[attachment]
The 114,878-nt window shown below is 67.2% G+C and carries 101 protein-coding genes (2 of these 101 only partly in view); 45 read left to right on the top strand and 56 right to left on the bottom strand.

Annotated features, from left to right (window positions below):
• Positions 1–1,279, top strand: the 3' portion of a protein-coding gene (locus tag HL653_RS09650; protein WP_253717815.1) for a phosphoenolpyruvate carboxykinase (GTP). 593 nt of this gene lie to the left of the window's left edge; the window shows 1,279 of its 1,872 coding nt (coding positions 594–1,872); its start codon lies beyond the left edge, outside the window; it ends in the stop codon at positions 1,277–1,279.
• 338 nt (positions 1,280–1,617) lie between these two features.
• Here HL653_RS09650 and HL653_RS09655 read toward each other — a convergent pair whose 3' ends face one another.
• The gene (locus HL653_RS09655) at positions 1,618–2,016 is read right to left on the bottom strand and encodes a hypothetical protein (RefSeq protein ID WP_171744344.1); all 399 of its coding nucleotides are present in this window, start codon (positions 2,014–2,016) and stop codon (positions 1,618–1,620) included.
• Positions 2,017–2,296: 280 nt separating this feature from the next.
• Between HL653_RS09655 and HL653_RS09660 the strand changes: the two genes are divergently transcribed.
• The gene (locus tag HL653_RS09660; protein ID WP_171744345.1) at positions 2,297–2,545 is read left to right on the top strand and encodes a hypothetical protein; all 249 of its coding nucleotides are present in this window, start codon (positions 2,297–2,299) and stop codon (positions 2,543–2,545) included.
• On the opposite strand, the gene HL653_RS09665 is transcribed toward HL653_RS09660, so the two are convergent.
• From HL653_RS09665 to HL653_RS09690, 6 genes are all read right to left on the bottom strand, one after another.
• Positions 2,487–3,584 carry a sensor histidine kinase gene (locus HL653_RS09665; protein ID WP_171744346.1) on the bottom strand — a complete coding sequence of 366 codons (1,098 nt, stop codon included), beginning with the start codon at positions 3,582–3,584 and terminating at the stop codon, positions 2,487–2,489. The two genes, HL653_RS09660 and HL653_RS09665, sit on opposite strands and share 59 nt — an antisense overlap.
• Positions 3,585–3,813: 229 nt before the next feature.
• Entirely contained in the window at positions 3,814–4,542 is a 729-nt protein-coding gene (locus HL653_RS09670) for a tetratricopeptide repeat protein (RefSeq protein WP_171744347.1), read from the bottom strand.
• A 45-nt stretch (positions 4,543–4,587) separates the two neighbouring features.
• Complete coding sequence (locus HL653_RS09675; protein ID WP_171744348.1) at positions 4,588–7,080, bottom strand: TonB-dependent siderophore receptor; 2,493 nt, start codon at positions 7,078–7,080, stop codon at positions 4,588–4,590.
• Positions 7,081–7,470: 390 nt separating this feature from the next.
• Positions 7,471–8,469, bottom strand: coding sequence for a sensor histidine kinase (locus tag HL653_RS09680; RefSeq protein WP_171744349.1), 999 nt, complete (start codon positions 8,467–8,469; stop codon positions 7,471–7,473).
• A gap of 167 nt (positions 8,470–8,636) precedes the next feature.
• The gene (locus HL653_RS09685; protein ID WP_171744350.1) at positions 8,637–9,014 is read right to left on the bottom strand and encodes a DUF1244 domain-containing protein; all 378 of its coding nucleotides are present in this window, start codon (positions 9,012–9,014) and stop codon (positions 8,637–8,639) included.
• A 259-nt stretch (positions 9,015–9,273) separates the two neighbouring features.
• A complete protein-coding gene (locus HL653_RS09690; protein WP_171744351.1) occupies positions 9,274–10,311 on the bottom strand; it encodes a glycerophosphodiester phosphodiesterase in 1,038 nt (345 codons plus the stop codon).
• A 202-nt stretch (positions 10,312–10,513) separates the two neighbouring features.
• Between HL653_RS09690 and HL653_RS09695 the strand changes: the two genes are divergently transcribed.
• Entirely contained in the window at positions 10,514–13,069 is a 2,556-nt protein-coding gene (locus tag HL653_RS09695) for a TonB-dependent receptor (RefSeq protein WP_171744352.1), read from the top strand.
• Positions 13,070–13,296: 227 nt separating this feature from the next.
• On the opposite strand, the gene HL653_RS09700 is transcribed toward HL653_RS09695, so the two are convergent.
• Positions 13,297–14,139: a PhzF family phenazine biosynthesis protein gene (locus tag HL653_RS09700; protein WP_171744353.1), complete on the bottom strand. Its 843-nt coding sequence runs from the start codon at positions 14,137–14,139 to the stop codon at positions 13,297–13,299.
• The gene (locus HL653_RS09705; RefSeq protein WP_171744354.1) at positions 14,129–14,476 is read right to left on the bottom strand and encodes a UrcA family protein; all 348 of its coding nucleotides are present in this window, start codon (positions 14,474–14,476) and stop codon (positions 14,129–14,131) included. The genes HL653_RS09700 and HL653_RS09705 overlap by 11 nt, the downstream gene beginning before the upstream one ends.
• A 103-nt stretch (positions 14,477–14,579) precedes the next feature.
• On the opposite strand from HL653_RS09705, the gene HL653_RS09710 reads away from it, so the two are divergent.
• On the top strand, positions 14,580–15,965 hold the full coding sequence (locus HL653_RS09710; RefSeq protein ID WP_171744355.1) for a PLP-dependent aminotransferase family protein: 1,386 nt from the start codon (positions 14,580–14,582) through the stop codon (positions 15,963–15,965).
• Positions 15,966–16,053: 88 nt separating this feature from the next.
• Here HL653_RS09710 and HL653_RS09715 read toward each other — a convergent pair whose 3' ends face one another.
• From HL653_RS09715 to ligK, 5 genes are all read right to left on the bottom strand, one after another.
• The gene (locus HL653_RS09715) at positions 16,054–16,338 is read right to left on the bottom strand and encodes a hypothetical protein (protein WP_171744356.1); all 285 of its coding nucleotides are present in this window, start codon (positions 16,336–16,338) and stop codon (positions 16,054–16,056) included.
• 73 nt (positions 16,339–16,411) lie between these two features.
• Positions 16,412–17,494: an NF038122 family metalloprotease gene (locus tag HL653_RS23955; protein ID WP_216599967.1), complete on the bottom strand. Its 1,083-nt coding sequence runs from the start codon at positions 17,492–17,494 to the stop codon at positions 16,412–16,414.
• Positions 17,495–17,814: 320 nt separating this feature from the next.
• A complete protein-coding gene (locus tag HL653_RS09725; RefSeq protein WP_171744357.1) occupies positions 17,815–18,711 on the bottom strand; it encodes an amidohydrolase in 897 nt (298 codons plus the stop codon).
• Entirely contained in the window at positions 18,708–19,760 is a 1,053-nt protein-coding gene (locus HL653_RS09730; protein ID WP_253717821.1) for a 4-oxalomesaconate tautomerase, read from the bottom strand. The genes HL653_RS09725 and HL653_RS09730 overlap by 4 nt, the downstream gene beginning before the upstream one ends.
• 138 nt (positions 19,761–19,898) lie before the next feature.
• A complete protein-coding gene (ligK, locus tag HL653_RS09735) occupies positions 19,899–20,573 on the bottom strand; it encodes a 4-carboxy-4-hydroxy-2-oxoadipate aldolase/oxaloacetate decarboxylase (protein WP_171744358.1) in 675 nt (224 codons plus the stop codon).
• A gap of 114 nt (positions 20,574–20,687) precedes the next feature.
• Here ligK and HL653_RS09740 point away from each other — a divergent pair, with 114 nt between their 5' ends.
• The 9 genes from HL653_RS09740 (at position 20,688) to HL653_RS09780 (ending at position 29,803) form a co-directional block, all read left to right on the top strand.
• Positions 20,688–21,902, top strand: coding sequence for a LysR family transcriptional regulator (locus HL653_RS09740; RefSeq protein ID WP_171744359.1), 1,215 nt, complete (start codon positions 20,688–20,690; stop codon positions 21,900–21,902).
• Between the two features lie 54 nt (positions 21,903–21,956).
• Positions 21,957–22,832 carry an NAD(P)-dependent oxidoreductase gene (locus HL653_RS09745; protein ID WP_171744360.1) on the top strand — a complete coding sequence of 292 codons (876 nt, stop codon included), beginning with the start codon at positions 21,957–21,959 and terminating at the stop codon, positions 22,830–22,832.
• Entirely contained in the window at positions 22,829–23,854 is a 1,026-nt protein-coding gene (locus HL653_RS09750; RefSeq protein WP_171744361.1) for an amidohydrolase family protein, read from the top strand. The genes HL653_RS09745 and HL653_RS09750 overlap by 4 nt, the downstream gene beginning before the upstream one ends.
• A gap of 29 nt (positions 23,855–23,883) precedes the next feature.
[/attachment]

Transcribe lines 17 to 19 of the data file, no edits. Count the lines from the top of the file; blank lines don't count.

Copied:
• Positions 7,081–7,470: 390 nt separating this feature from the next.
• Positions 7,471–8,469, bottom strand: coding sequence for a sensor histidine kinase (locus tag HL653_RS09680; RefSeq protein WP_171744349.1), 999 nt, complete (start codon positions 8,467–8,469; stop codon positions 7,471–7,473).
• A gap of 167 nt (positions 8,470–8,636) precedes the next feature.